Access to Constructivist and Didactic Teaching: Who Gets It? Where Is It Practiced?
by Becky A. Smerdon, David T. Burkham & Valerie E. Lee — 1999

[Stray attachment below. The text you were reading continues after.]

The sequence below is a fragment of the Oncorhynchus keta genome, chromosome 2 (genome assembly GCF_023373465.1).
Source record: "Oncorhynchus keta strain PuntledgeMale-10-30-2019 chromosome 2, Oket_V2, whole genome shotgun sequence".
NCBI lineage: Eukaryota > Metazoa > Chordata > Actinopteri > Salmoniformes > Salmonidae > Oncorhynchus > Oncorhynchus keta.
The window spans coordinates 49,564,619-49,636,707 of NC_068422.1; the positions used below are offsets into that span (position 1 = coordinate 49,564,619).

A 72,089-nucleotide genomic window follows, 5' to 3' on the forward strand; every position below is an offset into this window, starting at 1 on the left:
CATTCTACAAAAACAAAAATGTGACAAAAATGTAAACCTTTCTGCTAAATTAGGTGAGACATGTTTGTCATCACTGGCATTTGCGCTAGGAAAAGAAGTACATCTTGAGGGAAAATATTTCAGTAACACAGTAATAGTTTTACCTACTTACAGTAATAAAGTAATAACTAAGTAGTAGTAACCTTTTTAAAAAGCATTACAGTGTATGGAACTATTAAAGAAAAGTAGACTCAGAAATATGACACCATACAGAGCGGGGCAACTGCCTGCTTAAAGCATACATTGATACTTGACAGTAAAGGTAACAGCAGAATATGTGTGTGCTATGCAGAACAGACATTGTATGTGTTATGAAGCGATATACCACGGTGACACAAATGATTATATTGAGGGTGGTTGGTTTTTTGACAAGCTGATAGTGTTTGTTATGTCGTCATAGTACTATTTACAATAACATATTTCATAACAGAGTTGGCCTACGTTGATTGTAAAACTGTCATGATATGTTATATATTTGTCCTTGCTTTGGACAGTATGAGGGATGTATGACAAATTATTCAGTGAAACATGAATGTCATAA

Calls for the reform of instruction in U.S. classrooms, particularly those in secondary schools, are growing and often strident. Many reformers advocate a move away from traditional, teacher-centered, (didactic) direct instruction, where students are passive receptors of knowledge, toward more student-centered understanding-based (constructivist) teaching that focuses on exploration and experimentation. In this study we investigate the issue of access to these two types of instruction in U.S. high-school science classrooms. We use a nationally representative sample of 3,660 students and their science teachers drawn from the first two waves of the National Educational Longitudinal Study (NELS:88). Although didactic instruction is more common among higher-SES and female students, constructivist instruction is practiced more often among students of lower ability. Constructivist teaching is also more common in both higher-level science courses (i.e., chemistry) and lower-level courses (i.e., basic biology and physical science). The students of average social and academic status appear to be the forgotten majority with respect to constructivist instruction. We offer explanations for the findings and discuss implications for educational policy and social equity in high-school science.
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